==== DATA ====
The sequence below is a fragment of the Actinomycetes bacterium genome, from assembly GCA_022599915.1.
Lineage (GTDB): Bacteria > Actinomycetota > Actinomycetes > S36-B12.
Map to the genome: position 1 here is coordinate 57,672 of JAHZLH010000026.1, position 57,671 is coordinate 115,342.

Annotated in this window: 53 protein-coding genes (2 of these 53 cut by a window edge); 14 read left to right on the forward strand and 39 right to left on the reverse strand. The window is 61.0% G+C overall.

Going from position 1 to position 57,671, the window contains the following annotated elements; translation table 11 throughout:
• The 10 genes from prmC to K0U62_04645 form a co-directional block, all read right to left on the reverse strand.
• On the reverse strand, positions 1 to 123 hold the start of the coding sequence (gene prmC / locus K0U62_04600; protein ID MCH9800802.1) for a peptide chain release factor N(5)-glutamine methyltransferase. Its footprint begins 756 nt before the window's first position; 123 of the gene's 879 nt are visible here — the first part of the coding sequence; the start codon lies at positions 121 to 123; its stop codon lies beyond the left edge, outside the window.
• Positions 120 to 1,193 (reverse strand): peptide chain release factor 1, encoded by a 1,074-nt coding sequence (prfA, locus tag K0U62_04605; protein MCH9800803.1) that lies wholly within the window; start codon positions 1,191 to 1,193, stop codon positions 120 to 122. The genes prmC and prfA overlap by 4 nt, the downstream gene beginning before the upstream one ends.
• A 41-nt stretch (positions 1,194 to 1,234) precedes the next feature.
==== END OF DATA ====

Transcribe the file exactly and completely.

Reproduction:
The sequence below is a fragment of the Actinomycetes bacterium genome, from assembly GCA_022599915.1.
Lineage (GTDB): Bacteria > Actinomycetota > Actinomycetes > S36-B12.
Map to the genome: position 1 here is coordinate 57,672 of JAHZLH010000026.1, position 57,671 is coordinate 115,342.

Annotated in this window: 53 protein-coding genes (2 of these 53 cut by a window edge); 14 read left to right on the forward strand and 39 right to left on the reverse strand. The window is 61.0% G+C overall.

Going from position 1 to position 57,671, the window contains the following annotated elements; translation table 11 throughout:
• The 10 genes from prmC to K0U62_04645 form a co-directional block, all read right to left on the reverse strand.
• On the reverse strand, positions 1 to 123 hold the start of the coding sequence (gene prmC / locus K0U62_04600; protein ID MCH9800802.1) for a peptide chain release factor N(5)-glutamine methyltransferase. Its footprint begins 756 nt before the window's first position; 123 of the gene's 879 nt are visible here — the first part of the coding sequence; the start codon lies at positions 121 to 123; its stop codon lies beyond the left edge, outside the window.
• Positions 120 to 1,193 (reverse strand): peptide chain release factor 1, encoded by a 1,074-nt coding sequence (prfA, locus tag K0U62_04605; protein MCH9800803.1) that lies wholly within the window; start codon positions 1,191 to 1,193, stop codon positions 120 to 122. The genes prmC and prfA overlap by 4 nt, the downstream gene beginning before the upstream one ends.
• A 41-nt stretch (positions 1,194 to 1,234) precedes the next feature.